Isabelle Robinson describes sitting in the school cafeteria in seventh grade, when a boy threw an apple at her, striking her so hard that the wind was knocked out of her. The boy smirked, and his eyes “lit up with a sick, twisted joy as he watched me cry.”
Five years later, on February 14, 2018, Robinson was a senior at Marjory Stoneman Douglas High School when the same boy, Nikolas Cruz, rampaged through the school, killing seventeen of her classmates and teachers. One month later, young people organized a nationwide school walkout, lasting seventeen minutes to honor each of the dead. Other young people challenged the walkout, suggesting that students should “walk up” instead. If more students befriended the loners and the bullied, then there would be less school violence. Or so the #WalkUpNotOut organizers suggested.
American cultural debate today quickly breaks down along partisan lines. The students protesting school violence almost immediately aligned themselves with advocates of gun control, calling for a ban on assault rifles. Their #WalkUpNotOut adversaries soon affiliated with supporters of the National Rifle Association. But the debate about gun control is only part of the picture. The bigger question, which simmers beneath the surface warfare over gun control, is Why?
Why do a growing number of young people feel that they have, as R. R. Reno recently observed, “permission to kill”? Ever since Columbine, there has been a continuous stream of American commentary about “the root causes of teen violence.” Some blame school bullying. Others blame the high rate of gun ownership in the United States, or violent video games, or social media. Commentators on both left and right seem reluctant to blame the perpetrator. All parties appear to assume that humans, left to themselves, are good, and that acts of violence stem from conditions external to the self.
I am a family doctor and a psychologist. I have seen how trauma in childhood can create scars that never heal. But during more than a quarter-century of medical practice, I have been led by my clinical experience to reject the deterministic assumptions underlying the therapeutic worldview that now pervades American culture. I have seen survivors of child abuse and neglect grow up to be kind and gentle adults. I have seen children who had every possible advantage—two loving parents, a stable home, and a close-knit community—grow up to be cruel and violent.
“He who rules his own spirit is greater than he who takes a city” (Proverbs 16:32). The Jewish and Christian traditions understand the problem of violence differently than does our therapeutic culture. In the Jewish and Christian traditions, sin is a temptation. Before the first murder, God warned Cain, “Sin is crouching at your door … but you can rule over it” (Genesis 4:7). Cain chose to yield to the temptation, to indulge the sin: the unspeakable pleasure of killing his brother. But he had the ability to choose. B. F. Skinner was wrong: Humans are not the helpless products of their previous experience. By the grace of God, we can choose to do right and shun evil.
Contemporary American psychology largely ignores the possibility of moral choice rooted in a framework of transcendent values. “Grit” is among the latest fashions in American psychology. But grit without a moral framework quickly degenerates into a careerist looking-out-for-number-one mentality, as Jeffrey Aaron Snyder has observed. The assumptions underlying contemporary American psychology are now relentlessly materialistic and goal-oriented. Teach children that they will get in trouble if they hurt others, and they will behave better because they fear the bad outcomes of misbehavior. Work hard, always obtain affirmative consent before you engage in intimacy, and you will have a good life.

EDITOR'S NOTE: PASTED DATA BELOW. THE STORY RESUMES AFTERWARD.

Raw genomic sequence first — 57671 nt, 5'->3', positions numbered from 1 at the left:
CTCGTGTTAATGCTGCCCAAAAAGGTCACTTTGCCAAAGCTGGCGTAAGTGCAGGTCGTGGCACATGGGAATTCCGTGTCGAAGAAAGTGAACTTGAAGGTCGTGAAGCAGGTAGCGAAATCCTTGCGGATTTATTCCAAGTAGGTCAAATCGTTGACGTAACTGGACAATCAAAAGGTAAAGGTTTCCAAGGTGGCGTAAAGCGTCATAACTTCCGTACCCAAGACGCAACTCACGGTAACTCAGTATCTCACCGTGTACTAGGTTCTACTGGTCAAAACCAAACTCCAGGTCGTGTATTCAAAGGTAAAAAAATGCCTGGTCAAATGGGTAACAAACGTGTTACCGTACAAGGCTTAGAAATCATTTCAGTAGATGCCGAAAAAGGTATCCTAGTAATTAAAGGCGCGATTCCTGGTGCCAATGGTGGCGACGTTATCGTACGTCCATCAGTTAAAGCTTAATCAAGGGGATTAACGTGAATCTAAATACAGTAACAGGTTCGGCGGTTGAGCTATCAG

It doesn’t work. More than half of the mass shooters in the past fifty years committed suicide at the conclusion of their crimes. They wanted the unspeakable pleasure of taking human life; they were willing to sacrifice their own lives for it. No approach to such individuals, or to such acts of violence, can be empirically valid if it denies the reality of moral choice and of the temptation to do evil.
Culture has consequences. If a boy is raised in a culture that teaches “Do not murder” as a moral imperative, that culture may give him the tools to understand his evil impulses and, one hopes, to master them. If a boy is raised in a culture that teaches “If it feels good, do it,” he is less likely to understand himself, and less likely to master his evil impulses.
Part of the answer to the question Why? may be: The culture has changed. Elsewhere I present more detailed evidence that American popular culture fifty years ago communicated a strong and consistent message—in movies and TV shows, in books and magazines, in schools, and in churches and synagogues—that moral norms were absolutes which all good people obeyed. That is less true today. Contemporary American popular culture is now the culture of “If it feels good, do it,” “Whatever floats your boat,” and “You do you.”
There is nothing new about hate. The temptation to kill is as old as Cain. But today, moral absolutes have been undermined by a popular culture that celebrates individual fulfillment over self-sacrifice, the indulgence of personal pleasure over doing one’s duty. A corollary to “You do you” is “Haters gonna hate.” If my analysis has any merit, then the road ahead is clear, though it will be a long road. We must combat the culture of “You do you.” We must teach haters to love.
Leonard Sax is author of The Collapse of Parenting.
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